Elias Pettersson, in particular, has been awful in his first season since signing a player-friendly three-year extension worth just short of $7.5 million over the summer. 

Stuck on two assists in over 222 minutes at five-on-five this season, Pettersson is one of, if not the most underperforming star players in the entire NHL. 

Nearly nothing positive has come from Pettersson's five-on-five minutes, with the Canucks being out-scored 9-5 with him on the ice under that condition. Naturally, the performance of Pettersson's linemates has suffered along with it, and Brock Boeser has been most representative of that with only two five-on-five points in the bank so far.

What's especially troubling about Pettersson's performance in particular is that it's a carryover from last season, and a certain departure from the rookie and sophomore seasons that he used to gain league-wide accolades and serious earning potential. 

In this season and last, Pettersson has 16 five-on-five points in 42 games and over 564 minutes. There are 292 players league-wide who have counted more over that span, and when adjusting for efficiency or rate, 145 players league-wide — including the likes of Mathieu Joseph, Mikael Granlund, and William Carrier — have been more productive.

How can Pettersson return to peak form? (Getty)
How can Pettersson return to peak form? (Getty)

This is after Pettersson produced at a top-20 rate in 2019-20.

Pettersson's, and by association his linemates', production falling off a cliff is as strong a reason as any for the Canucks' struggles, and the place they find themselves through 20 percent of the schedule. 

Simply put, no longer are the team's issues being masked over by elite offensive play.

The million-dollar is question is, why? Why is it that Pettersson has fallen?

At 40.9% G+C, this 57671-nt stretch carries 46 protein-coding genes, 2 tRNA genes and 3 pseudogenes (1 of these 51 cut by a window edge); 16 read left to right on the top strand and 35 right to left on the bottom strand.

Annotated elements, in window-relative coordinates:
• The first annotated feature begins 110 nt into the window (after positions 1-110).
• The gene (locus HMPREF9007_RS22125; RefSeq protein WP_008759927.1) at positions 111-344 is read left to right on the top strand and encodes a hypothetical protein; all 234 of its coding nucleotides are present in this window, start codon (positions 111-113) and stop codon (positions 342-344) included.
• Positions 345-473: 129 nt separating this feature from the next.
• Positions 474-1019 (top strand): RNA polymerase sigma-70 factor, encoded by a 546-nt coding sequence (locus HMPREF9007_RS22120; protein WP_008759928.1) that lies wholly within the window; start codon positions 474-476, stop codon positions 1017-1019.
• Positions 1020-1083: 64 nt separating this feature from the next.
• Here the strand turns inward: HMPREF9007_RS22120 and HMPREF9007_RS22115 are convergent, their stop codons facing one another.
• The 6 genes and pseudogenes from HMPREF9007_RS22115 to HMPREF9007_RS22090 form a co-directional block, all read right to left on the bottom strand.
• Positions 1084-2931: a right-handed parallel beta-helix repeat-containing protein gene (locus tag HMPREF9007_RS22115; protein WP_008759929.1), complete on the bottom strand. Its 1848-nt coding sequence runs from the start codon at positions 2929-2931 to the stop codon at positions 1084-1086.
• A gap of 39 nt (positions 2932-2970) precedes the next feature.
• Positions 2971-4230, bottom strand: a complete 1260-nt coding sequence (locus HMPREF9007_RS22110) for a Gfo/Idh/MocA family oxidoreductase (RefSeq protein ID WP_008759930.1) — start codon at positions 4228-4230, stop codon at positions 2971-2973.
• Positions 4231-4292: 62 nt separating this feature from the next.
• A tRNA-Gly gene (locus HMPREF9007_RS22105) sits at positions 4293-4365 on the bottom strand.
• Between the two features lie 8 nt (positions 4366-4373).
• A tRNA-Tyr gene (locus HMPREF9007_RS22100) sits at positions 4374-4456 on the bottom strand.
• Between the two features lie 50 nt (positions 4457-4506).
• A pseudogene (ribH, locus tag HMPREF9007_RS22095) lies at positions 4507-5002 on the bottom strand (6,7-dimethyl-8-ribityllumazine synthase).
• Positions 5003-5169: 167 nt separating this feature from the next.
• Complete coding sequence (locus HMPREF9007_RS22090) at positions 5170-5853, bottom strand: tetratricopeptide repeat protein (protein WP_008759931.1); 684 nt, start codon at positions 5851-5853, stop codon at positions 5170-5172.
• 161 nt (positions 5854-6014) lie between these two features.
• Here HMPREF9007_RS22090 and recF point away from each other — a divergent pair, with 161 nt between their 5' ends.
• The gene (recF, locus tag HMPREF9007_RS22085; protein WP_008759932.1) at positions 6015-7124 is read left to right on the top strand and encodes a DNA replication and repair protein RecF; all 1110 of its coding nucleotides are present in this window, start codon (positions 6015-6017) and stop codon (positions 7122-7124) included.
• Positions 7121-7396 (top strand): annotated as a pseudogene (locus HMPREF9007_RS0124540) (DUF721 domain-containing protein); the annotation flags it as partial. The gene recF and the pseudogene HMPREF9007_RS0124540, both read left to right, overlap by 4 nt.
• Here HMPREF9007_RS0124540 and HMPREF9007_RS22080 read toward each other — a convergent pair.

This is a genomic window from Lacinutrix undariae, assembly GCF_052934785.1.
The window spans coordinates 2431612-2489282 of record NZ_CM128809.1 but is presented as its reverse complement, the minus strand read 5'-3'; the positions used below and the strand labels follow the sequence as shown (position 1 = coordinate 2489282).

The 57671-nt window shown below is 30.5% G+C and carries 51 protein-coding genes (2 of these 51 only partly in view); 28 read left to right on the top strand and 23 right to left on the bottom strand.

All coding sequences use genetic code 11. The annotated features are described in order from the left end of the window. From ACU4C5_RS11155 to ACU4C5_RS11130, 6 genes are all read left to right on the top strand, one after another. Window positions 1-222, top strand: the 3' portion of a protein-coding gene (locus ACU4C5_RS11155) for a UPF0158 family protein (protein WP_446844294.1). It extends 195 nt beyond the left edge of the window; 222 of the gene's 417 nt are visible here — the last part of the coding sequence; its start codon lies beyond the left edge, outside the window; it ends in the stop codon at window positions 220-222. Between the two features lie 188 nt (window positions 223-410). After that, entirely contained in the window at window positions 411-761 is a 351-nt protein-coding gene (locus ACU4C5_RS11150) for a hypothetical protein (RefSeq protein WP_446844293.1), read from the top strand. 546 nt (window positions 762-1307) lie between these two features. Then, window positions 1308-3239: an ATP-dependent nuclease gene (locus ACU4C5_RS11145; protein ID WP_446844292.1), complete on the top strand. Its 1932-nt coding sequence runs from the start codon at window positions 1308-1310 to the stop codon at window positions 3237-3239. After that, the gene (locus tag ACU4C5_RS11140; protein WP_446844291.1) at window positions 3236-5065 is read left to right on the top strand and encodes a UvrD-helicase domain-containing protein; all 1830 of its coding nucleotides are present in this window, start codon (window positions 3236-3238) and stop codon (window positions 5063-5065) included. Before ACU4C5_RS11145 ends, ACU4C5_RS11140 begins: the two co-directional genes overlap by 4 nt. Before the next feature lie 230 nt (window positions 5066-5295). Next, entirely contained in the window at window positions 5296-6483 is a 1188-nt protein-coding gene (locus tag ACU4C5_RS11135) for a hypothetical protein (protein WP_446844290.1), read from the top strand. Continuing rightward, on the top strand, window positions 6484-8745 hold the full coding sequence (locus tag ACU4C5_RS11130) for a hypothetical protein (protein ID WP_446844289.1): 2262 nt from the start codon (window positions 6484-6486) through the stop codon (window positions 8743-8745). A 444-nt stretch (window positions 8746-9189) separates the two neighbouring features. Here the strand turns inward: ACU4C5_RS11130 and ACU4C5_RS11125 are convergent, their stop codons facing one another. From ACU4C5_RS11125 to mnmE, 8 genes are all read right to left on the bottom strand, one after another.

It's not a talent issue for him or his linemates, this much we know for sure. It's not that it's become completely stagnant, as Pettersson has had different looks with new linemates. And though Pettersson has signed his second contract, this shouldn't be an incentive issue given the opportunities ahead.

Surely we are beyond lingering issues associated with previous injuries, or conditioning concerns after missing most of camp, right?

So what other realistic explanation is there for the obvious, and to this point fatal, disconnect — which Pettersson is most representative of — than Travis Green and the coaching staff?

Something here isn't simpatico. And though it's convenient to look behind the bench, and to temporarily absolve players performing on guaranteed contracts and believe that there's nothing a general manager could do in this moment, it's clear something needs to be adjusted. 

What's least disruptive that manages to carry with it the possibility of bringing change, or a shift in mood and behaviour at least, is moving on from one coaching staff and introducing another. 

Maybe that's what gets Pettersson's game — and the Canucks — back on track.